My rating: 5 of 5 stars
I always feared taking on "Dune," because the book and its sequels all looked so thick and imposing on bookshelves. Enter Audible, which allows me to plow through any book, no matter how dense or massive.
Frank Herbert's magnum opus may be dense, but it also pulses with life as it unfurls its space opera over a dry, dilapidated desertscape. The pioneering 1965 sci-fi epic informed countless works in the genre, especially "Star Wars" and "A Song of Ice and Fire."
Herbert particularly excels at subtle world-building, sprinkling in intriguing context as he keeps the storytelling arcs surging.
The ultimate teen empowerment fantasy, the novel paints a tale of heroism set against a complex geopolitical infrastructure. Herbert's prose sucks you into the harsh realities of survival on the arid, giant worm-plagued planet, which he crafts as a character to stand alongside his protagonists.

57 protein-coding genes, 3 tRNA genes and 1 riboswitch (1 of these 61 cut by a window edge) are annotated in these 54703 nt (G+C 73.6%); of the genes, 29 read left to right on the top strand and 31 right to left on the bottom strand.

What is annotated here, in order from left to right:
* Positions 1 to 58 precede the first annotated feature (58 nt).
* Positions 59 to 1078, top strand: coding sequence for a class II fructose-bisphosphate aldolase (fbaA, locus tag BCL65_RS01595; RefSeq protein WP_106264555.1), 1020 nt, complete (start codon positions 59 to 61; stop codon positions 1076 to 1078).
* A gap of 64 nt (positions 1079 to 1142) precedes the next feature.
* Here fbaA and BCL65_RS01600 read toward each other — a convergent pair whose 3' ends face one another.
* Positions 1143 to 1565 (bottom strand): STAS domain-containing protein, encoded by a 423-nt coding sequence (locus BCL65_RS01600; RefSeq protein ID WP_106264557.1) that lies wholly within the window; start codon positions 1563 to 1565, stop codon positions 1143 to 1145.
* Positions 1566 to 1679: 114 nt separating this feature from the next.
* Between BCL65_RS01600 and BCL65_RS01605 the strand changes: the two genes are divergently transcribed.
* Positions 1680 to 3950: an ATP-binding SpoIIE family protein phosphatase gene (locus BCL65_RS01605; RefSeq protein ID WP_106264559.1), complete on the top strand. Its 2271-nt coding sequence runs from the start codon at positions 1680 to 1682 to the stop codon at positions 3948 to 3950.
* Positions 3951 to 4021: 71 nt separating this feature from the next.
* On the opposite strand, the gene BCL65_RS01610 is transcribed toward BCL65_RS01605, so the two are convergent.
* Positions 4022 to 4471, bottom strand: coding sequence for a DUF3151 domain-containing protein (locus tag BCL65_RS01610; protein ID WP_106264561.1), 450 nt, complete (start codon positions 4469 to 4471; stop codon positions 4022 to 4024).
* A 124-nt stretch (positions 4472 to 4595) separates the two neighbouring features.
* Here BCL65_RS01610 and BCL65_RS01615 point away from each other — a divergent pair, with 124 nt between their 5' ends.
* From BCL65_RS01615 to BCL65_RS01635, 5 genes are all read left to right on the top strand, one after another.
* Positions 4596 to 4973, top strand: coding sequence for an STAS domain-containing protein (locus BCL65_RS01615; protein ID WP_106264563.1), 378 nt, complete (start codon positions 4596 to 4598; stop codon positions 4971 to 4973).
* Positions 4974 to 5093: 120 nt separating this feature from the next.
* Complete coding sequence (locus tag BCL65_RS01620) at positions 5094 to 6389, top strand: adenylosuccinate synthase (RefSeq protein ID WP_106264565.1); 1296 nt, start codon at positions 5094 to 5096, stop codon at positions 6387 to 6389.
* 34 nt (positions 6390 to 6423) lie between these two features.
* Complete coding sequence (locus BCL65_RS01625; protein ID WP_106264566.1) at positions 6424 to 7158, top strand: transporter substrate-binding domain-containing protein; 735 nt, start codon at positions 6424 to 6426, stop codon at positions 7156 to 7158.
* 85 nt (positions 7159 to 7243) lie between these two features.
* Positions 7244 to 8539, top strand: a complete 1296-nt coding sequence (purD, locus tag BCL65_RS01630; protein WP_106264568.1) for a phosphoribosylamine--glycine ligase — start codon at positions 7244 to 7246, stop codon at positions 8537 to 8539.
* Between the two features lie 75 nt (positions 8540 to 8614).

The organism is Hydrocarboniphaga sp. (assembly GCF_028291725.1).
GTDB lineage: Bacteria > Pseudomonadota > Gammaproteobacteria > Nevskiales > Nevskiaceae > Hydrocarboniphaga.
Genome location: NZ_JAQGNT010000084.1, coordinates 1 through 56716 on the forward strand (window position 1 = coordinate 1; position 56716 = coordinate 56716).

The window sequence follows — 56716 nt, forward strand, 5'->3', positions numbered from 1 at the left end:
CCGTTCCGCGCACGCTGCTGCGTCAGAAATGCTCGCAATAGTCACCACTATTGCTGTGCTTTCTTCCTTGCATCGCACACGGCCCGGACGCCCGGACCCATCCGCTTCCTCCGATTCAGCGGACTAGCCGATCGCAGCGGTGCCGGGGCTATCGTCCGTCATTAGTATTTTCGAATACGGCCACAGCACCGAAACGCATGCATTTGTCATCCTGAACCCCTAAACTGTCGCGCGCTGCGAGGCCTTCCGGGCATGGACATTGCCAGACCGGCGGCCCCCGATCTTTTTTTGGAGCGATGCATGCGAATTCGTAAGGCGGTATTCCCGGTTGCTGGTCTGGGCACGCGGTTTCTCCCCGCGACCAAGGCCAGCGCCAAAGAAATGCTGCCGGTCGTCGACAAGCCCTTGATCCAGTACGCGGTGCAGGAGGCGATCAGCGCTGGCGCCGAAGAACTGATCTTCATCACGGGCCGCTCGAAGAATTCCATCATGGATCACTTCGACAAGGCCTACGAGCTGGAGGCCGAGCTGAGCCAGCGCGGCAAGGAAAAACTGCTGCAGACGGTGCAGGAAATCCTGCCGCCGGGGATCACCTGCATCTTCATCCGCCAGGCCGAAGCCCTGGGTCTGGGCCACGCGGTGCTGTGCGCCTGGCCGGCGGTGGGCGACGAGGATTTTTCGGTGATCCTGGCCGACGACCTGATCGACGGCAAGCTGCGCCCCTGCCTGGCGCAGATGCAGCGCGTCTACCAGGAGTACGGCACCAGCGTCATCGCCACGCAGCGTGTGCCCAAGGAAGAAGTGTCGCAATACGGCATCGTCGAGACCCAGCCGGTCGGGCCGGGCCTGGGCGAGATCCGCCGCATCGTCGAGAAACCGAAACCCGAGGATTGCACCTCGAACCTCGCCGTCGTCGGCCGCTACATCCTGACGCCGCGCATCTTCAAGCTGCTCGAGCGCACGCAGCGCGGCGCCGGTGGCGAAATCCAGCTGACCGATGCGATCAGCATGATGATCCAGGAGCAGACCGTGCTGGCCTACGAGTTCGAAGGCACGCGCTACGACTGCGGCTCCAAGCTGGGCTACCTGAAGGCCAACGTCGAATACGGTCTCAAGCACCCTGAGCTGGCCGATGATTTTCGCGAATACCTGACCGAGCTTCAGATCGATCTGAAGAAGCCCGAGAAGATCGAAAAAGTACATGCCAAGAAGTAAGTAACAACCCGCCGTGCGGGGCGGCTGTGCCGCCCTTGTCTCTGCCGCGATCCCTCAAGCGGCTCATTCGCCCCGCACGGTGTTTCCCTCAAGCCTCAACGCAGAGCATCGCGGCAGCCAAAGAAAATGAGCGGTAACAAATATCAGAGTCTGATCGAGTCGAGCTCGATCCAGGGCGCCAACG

The tale unfolds in something akin to a modern open-world video game format, with a series of missions and boss fights. The combat descriptions, filled with strategy, feints and dramatic undercurrents, pulse with the flair of old-school sports writing.
"Dune" is magnificent, and I am ashamed I took so long to get to it. Now, whether I have the guts to take on the parade of sequels is another matter.
View all my reviews